It is January 1, New Year’s Day! The new year begins just as the old year ended: cold and windy. At first light it was 17°F with icy north winds gusting up to 25 knots. The wind chill is a brutal -5°F. Although the sun will be shining brightly today, it will not be generating much heat. High temperatures are still expected to be well below freezing.
(At the stroke of 1pm on New Year’s Day, hundreds of people took the plunge into the Atlantic Ocean at Asbury Park)
Mother Nature is being aloof today. No sense looking for lots of wildlife down by the bay. It is too unpleasantly cold. Most critters I am sure will be out of sight waiting for the unfriendly winds to die down. Normally active Gray Squirrels in my backyard have taken the cue. They have gone into dormancy for the day.
On average, January is the coldest month of the winter, with average temperatures around 31 degrees. The cold, however, does not scare away polar bears along the Jersey Shore.
(Historic Convention Hall in Asbury Park played host to the annual Sons of Ireland Polar Bear Plunge this year.)
As winter tightens its grip, the Jersey Shore takes on a robust, rugged, and wicked nature that only polar bears can handle. Let’s face it, spending winter along a Jersey Shore beach is not for the delicate and soft. This is why many critters migrate south. If a creature can survive winter along the Jersey Shore, then it can live on and endure.
So, on a bright, sunny, yet cold late morning day I headed down to Asbury Park for a unique winter attraction, only to be experienced along a winter beach. At 1pm, next to the legendary Asbury Park Convention Hall, will be the 6th annual Sons of Ireland Polar Bear Plunge.
(Bagpipes and flags flying were leading polar bears to the plunge)
Now, I have to be honest. While I enjoy winters along the Jersey Shore, I am not that resilient. Plunging into chilly oceans waters that are 42 degrees in just a bathing suit is not a test I am keen on. Yet, I certainly give credit to those polar bear people that can endure the icy Atlantic Ocean waters. They certainly believe in the old saying that every day is a beach day!
More to the point, the plunge is for a good cause. The event will raise hundreds of dollars for several important local non-profit organizations: the Special Olympics of New Jersey, Campership of Monmouth County, which raises funds to send disabled and underprivileged children to summer camp; and Clean Ocean Action, a leading regional environmental organization based at Sandy Hook. The annual Polar Bear Plunge event it is great celebration of winter and the start of a new calendar year.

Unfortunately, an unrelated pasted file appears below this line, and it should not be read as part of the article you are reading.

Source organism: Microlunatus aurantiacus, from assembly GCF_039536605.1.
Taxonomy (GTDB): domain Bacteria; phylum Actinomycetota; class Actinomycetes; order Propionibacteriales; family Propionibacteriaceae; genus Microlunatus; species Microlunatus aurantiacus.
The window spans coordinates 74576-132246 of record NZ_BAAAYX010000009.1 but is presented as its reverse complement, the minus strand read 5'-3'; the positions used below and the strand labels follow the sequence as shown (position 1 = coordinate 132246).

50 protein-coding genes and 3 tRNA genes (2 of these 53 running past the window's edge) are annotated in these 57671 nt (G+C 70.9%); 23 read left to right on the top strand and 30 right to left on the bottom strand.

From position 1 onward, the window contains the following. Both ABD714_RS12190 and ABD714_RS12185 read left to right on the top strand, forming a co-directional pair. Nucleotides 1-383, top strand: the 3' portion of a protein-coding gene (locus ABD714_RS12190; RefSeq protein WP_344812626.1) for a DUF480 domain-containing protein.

(For a brief moment, it seemed like a small part of the Atlantic Ocean was filled with polar bears)
Nearly five minutes before the big plunge, there are approximately 1,000 people on-hand for the event, with about 250 brave and hardy people getting ready for the plunge of their life. The procession of potential hardy polar bears to the beach was evident with bagpipers and the display of U.S. and Ireland flags from the Sons of Ireland. The polar bears trudged onto the chilly sand wrapped in towels, bathrobes, blankets and sweat suits, anything to stay warm.
Then came the big moment for everyone at the stroke of one, the polar bears casted off their warm layers and charged whooping and screaming into the frigid ocean. The brave swimmers marked the beginning of 2009 by taking a dip in the frigid waters of the Atlantic Ocean at Asbury Park. I am sure there were those people that thought about chickening out, but then saw the many children and grandmothers getting wet. It's just kind of a crazy thing to do, warmth be damned
Brrrrr! Then it was over. About 30 seconds later, it was all over for most folks. They had proven something this day while dripping wet and with a slight blue tinge to their skin. Actions quickly turned to finding something warm to wear and something hot to drink as their legs felt as if they were on fire.
(Then it is over and there is quick dash to get out and find something to warm your body)
The Polar Bear Plunge along the northern Jersey Shore is quickly becoming a beloved New Year's Day tradition in Monmouth County. It has become one of the most popular ways to start the new year. The uniqueness of this event, unlike many others, is that it involves being outdoors, in clean water, with many people of all genders, age groups, income levels, and every demographic area of the region all coming together, with one goal in mind, - a craving for cold-water swimming and a chance to find people just as crazy as you are.